String Things; Stories, Games, and Fun!
String Things; Stories, Games, and Fun! by Barbara Schutz-Gruber (videotape) Self-Published, 1995.46 mins., $19.95 + $3 S/H
When I was a kid, the only string figures I knew were the sequence which comprised the game Cat's Cradle. Imagine my delight, when, as an adult, I discovered Camilla Gryski's Wonderful books of string figures published by Kids Can Press in -Toronto.
Now thanks to this tape, children and adults can watch figures being formed as part of stories told by Michigan teller Barbara Schutz-Gruber.
They can also learn from her how to form four of the figures she uses. The stories Schutz-Gruber tells come from a variety of cultures, which is fitting since string figures are found among most of the indigenous peoples of the world. She tells a fable, an Anansi story, two stories about Maui, an old English riddle, and two original tales.
The instructional part of the tape begins with directions on how to make a string. The recommended material is continued macrame cord -much easier to come by than the leather thong, tree fibre, or braided human hair used in the past by various peoples. Each of the four figures she teaches is demonstrated slowly, with clear instructions, then repeated. Of course, with the miracle of instant replay the viewer can watch sections over and over, or even pause the tape until a sequence is clear. After the figures are taught, some young assistants demonstrate various ways to play cat's cradle, including a variety of endings to the game.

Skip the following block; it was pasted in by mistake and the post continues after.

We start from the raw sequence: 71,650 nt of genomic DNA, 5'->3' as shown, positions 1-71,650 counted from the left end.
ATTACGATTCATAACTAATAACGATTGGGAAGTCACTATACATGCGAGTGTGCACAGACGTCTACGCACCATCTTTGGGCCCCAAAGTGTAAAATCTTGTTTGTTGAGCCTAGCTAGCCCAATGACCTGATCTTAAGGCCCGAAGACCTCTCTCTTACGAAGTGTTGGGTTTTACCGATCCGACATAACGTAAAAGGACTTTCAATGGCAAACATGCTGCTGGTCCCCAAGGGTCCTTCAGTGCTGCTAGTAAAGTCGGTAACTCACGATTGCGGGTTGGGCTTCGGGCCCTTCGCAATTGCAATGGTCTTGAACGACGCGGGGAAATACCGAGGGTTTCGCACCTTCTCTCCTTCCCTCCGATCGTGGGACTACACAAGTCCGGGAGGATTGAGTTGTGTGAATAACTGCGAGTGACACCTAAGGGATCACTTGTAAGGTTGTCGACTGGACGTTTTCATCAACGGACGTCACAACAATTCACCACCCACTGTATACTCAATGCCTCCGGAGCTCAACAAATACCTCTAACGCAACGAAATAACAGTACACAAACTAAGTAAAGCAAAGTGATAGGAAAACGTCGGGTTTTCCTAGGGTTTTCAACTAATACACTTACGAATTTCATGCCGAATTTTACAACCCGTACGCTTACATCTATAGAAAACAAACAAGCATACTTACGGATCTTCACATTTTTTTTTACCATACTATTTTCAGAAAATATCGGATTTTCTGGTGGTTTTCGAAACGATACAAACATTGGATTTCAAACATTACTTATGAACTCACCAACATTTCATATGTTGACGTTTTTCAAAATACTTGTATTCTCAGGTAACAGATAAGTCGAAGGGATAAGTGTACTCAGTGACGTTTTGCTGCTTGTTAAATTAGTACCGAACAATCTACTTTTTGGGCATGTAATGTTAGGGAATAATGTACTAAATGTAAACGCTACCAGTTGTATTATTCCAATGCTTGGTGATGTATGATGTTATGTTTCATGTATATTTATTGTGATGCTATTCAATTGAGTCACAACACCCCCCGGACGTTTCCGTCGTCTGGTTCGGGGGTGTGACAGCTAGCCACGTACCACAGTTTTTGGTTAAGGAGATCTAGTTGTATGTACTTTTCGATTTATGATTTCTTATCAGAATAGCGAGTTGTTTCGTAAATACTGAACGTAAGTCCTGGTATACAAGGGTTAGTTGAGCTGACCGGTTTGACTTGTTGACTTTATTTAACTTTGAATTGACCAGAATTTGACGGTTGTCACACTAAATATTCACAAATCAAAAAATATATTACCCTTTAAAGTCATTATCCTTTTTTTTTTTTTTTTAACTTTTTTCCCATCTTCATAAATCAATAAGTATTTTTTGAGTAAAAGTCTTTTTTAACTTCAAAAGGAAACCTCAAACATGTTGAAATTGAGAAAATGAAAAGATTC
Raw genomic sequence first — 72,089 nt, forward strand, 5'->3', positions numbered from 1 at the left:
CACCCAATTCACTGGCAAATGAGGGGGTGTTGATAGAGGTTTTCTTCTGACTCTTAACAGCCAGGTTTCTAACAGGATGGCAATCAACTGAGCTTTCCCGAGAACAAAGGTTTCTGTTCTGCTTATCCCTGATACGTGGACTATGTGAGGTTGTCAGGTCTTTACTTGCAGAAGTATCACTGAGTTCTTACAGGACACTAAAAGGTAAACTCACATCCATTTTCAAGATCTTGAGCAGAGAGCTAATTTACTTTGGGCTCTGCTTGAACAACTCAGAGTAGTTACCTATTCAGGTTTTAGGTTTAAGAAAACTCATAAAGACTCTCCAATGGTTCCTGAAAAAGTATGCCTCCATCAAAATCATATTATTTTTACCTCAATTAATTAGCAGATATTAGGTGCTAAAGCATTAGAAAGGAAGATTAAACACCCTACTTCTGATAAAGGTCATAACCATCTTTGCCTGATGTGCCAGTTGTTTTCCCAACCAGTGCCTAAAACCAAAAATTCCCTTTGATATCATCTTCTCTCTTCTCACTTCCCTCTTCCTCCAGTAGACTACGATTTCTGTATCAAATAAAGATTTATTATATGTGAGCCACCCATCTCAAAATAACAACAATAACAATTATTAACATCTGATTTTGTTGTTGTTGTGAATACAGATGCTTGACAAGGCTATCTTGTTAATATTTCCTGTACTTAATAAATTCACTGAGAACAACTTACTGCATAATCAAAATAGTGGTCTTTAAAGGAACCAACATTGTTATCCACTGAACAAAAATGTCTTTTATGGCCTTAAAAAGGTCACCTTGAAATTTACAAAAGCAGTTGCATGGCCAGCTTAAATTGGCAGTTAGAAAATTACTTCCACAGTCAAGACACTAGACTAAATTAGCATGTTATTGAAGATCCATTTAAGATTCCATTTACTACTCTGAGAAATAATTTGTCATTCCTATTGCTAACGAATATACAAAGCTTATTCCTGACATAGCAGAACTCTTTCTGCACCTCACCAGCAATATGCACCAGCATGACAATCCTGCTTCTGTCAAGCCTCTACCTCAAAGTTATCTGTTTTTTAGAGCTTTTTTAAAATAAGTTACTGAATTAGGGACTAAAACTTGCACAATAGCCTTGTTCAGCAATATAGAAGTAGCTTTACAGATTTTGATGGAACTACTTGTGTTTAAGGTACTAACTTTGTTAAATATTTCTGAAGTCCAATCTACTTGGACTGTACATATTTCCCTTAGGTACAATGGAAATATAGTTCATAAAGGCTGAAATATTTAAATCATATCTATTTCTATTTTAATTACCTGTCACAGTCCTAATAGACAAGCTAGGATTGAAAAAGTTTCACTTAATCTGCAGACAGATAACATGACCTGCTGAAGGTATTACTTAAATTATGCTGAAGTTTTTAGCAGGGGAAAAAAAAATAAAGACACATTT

A simple background and subtle lighting changes make the staging effective. The green coloured string shows upnicely against the teller’s purple sweater, and the use of two cameras, and long and short shots add visual variety. When the figures are being taught, overhead shots are used as well. The tape won an Honor Award from StorytellingWorld Magazine. Order from the teller at 2855 Kimberlv, Ann Arbor, Michigan 48104 (313) 751-5118
Two used copies available on Amazon June 2014
The Second Story Review, Vol 3, No. 2, June 1998